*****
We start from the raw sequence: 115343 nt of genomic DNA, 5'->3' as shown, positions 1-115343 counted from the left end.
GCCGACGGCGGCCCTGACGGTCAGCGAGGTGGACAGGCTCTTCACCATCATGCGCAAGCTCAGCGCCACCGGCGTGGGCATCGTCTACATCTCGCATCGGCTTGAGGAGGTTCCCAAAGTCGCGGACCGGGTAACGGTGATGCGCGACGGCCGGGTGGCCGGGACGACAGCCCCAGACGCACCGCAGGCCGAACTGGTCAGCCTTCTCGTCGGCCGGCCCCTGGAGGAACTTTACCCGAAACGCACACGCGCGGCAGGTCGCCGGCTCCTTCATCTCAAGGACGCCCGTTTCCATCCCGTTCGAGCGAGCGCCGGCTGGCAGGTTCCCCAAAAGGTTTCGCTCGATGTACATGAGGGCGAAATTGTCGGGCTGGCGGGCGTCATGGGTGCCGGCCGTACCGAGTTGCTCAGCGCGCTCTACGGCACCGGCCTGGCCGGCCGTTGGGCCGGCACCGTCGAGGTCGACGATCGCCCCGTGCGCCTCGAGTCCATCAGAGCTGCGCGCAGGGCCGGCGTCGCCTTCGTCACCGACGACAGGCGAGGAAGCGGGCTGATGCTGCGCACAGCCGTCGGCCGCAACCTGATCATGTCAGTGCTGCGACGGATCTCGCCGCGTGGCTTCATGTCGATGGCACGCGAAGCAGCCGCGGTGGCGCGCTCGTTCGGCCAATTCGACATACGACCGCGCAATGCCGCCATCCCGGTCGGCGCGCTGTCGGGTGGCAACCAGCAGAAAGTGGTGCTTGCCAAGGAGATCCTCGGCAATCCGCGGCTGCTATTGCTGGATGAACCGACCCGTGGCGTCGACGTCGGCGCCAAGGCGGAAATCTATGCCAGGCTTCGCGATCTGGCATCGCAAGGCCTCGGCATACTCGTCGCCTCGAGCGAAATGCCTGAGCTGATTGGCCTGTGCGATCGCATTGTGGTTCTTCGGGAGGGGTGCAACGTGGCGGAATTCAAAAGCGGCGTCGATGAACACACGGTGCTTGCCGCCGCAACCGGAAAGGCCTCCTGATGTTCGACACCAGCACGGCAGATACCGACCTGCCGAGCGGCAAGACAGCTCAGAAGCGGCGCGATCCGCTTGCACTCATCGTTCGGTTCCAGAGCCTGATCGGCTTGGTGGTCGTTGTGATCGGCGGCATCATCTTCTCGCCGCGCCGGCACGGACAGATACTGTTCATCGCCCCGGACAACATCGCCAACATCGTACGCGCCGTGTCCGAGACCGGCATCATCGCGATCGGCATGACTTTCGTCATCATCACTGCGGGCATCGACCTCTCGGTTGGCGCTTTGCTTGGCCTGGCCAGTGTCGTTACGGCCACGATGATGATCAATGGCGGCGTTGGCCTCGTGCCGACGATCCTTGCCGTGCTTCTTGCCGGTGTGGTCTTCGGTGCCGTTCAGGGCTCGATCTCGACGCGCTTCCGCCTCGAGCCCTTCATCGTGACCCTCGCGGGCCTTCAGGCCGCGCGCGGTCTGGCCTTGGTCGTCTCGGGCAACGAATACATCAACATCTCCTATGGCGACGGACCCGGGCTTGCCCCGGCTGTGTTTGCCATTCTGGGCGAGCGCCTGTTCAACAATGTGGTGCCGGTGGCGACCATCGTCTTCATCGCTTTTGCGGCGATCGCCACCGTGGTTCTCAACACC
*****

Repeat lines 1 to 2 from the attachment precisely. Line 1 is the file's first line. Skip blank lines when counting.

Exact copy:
We start from the raw sequence: 115343 nt of genomic DNA, 5'->3' as shown, positions 1-115343 counted from the left end.
GCCGACGGCGGCCCTGACGGTCAGCGAGGTGGACAGGCTCTTCACCATCATGCGCAAGCTCAGCGCCACCGGCGTGGGCATCGTCTACATCTCGCATCGGCTTGAGGAGGTTCCCAAAGTCGCGGACCGGGTAACGGTGATGCGCGACGGCCGGGTGGCCGGGACGACAGCCCCAGACGCACCGCAGGCCGAACTGGTCAGCCTTCTCGTCGGCCGGCCCCTGGAGGAACTTTACCCGAAACGCACACGCGCGGCAGGTCGCCGGCTCCTTCATCTCAAGGACGCCCGTTTCCATCCCGTTCGAGCGAGCGCCGGCTGGCAGGTTCCCCAAAAGGTTTCGCTCGATGTACATGAGGGCGAAATTGTCGGGCTGGCGGGCGTCATGGGTGCCGGCCGTACCGAGTTGCTCAGCGCGCTCTACGGCACCGGCCTGGCCGGCCGTTGGGCCGGCACCGTCGAGGTCGACGATCGCCCCGTGCGCCTCGAGTCCATCAGAGCTGCGCGCAGGGCCGGCGTCGCCTTCGTCACCGACGACAGGCGAGGAAGCGGGCTGATGCTGCGCACAGCCGTCGGCCGCAACCTGATCATGTCAGTGCTGCGACGGATCTCGCCGCGTGGCTTCATGTCGATGGCACGCGAAGCAGCCGCGGTGGCGCGCTCGTTCGGCCAATTCGACATACGACCGCGCAATGCCGCCATCCCGGTCGGCGCGCTGTCGGGTGGCAACCAGCAGAAAGTGGTGCTTGCCAAGGAGATCCTCGGCAATCCGCGGCTGCTATTGCTGGATGAACCGACCCGTGGCGTCGACGTCGGCGCCAAGGCGGAAATCTATGCCAGGCTTCGCGATCTGGCATCGCAAGGCCTCGGCATACTCGTCGCCTCGAGCGAAATGCCTGAGCTGATTGGCCTGTGCGATCGCATTGTGGTTCTTCGGGAGGGGTGCAACGTGGCGGAATTCAAAAGCGGCGTCGATGAACACACGGTGCTTGCCGCCGCAACCGGAAAGGCCTCCTGATGTTCGACACCAGCACGGCAGATACCGACCTGCCGAGCGGCAAGACAGCTCAGAAGCGGCGCGATCCGCTTGCACTCATCGTTCGGTTCCAGAGCCTGATCGGCTTGGTGGTCGTTGTGATCGGCGGCATCATCTTCTCGCCGCGCCGGCACGGACAGATACTGTTCATCGCCCCGGACAACATCGCCAACATCGTACGCGCCGTGTCCGAGACCGGCATCATCGCGATCGGCATGACTTTCGTCATCATCACTGCGGGCATCGACCTCTCGGTTGGCGCTTTGCTTGGCCTGGCCAGTGTCGTTACGGCCACGATGATGATCAATGGCGGCGTTGGCCTCGTGCCGACGATCCTTGCCGTGCTTCTTGCCGGTGTGGTCTTCGGTGCCGTTCAGGGCTCGATCTCGACGCGCTTCCGCCTCGAGCCCTTCATCGTGACCCTCGCGGGCCTTCAGGCCGCGCGCGGTCTGGCCTTGGTCGTCTCGGGCAACGAATACATCAACATCTCCTATGGCGACGGACCCGGGCTTGCCCCGGCTGTGTTTGCCATTCTGGGCGAGCGCCTGTTCAACAATGTGGTGCCGGTGGCGACCATCGTCTTCATCGCTTTTGCGGCGATCGCCACCGTGGTTCTCAACACC